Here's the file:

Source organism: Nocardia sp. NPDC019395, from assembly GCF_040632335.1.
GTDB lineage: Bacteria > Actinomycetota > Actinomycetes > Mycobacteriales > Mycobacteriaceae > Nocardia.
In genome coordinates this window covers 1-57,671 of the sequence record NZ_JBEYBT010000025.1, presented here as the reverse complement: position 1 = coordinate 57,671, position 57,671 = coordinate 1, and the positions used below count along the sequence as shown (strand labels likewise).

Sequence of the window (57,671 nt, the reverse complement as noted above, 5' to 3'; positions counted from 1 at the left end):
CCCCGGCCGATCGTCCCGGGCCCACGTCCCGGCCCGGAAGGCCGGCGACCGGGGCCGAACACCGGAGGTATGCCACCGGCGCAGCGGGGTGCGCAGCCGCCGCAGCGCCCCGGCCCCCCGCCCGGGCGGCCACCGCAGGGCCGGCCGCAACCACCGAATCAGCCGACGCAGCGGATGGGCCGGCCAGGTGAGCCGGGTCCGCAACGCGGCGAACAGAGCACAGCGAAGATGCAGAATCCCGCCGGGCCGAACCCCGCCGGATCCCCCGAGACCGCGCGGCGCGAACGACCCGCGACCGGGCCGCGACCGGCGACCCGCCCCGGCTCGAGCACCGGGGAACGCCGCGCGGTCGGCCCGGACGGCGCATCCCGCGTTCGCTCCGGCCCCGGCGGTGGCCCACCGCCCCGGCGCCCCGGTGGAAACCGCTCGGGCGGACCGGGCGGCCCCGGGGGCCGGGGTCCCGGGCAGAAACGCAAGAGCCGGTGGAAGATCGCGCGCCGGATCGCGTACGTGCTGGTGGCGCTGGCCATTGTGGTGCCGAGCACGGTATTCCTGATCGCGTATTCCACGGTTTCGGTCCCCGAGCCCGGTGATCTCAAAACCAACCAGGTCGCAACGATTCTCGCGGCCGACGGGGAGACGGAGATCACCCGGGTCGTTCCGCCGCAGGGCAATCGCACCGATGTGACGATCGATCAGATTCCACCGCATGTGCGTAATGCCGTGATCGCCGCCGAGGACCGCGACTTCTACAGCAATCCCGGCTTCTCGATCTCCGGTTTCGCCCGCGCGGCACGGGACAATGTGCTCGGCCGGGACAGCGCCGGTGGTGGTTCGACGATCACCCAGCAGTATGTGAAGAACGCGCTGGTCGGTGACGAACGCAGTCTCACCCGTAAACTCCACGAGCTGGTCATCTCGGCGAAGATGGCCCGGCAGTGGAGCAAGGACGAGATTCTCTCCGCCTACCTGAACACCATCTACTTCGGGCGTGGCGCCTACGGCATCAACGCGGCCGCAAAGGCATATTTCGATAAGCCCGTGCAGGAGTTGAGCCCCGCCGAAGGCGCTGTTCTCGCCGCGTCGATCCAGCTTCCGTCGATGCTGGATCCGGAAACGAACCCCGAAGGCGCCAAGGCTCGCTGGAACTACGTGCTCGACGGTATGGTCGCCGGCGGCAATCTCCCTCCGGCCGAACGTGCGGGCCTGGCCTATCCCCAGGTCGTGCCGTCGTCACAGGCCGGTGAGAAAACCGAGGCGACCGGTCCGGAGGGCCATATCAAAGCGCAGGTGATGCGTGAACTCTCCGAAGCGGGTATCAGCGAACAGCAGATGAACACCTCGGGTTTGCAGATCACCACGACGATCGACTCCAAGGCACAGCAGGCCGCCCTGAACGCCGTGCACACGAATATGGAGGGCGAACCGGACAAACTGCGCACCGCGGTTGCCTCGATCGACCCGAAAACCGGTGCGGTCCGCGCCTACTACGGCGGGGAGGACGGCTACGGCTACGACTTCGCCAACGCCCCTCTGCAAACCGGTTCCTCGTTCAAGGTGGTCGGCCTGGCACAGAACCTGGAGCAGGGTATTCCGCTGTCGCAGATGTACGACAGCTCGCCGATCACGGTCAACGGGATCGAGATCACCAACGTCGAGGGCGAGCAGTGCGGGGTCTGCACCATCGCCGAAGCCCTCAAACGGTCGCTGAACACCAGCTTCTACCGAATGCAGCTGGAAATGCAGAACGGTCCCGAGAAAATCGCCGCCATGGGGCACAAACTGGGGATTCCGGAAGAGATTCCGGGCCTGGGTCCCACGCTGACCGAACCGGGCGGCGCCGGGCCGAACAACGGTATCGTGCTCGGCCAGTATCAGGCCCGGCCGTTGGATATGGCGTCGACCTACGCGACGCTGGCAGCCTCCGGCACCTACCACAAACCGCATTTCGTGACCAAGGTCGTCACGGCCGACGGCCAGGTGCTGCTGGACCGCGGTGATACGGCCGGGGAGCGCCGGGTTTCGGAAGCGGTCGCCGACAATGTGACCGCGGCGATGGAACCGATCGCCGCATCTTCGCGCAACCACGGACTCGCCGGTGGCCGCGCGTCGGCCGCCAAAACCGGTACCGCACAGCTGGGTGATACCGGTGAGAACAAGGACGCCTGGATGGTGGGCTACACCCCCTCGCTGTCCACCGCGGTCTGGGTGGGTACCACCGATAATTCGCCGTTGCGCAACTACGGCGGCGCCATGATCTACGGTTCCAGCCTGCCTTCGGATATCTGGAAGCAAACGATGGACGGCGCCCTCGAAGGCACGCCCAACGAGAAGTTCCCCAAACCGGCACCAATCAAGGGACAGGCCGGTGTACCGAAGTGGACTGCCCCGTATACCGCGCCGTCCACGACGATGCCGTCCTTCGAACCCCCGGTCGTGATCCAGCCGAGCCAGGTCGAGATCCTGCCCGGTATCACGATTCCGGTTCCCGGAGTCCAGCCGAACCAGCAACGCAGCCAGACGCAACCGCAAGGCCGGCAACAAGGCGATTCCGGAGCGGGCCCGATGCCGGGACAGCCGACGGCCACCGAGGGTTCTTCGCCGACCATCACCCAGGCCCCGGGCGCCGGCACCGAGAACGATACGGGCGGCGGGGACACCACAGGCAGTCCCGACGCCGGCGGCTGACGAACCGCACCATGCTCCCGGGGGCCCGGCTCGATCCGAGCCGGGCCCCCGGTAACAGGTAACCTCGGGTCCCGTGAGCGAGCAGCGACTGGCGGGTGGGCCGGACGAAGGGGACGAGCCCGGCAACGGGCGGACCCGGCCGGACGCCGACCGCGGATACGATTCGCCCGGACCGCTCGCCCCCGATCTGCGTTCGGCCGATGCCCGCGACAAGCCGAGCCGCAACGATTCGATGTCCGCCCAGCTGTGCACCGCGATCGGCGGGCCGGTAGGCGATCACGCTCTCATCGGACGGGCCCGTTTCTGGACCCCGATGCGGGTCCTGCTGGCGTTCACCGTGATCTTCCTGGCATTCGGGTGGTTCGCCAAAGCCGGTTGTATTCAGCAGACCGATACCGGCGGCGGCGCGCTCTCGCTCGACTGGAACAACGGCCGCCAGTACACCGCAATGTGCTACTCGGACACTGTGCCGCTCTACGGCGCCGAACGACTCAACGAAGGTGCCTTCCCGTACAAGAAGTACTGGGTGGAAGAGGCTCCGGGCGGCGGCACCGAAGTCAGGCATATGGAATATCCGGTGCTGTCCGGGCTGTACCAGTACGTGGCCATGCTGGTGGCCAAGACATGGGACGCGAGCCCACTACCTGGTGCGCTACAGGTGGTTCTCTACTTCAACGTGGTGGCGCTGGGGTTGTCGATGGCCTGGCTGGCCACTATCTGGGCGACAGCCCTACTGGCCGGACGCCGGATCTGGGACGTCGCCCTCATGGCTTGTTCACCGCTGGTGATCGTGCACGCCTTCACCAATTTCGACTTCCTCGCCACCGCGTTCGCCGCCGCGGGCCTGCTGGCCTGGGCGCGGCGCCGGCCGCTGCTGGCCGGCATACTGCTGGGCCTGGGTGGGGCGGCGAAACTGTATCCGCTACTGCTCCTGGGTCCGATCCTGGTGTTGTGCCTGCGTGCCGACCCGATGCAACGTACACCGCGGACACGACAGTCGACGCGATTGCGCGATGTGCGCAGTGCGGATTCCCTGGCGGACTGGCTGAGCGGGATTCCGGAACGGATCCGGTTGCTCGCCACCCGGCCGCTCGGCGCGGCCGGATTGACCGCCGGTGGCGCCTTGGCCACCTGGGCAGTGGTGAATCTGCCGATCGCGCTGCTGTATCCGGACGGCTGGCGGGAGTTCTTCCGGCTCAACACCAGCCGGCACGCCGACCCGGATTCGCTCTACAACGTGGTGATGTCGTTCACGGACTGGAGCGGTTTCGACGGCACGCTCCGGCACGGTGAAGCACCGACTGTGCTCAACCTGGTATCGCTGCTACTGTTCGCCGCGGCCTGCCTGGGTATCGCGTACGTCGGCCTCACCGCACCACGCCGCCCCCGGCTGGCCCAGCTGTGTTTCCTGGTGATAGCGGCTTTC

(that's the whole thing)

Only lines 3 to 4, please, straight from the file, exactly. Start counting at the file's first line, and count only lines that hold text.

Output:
In genome coordinates this window covers 1-57,671 of the sequence record NZ_JBEYBT010000025.1, presented here as the reverse complement: position 1 = coordinate 57,671, position 57,671 = coordinate 1, and the positions used below count along the sequence as shown (strand labels likewise).

Sequence of the window (57,671 nt, the reverse complement as noted above, 5' to 3'; positions counted from 1 at the left end):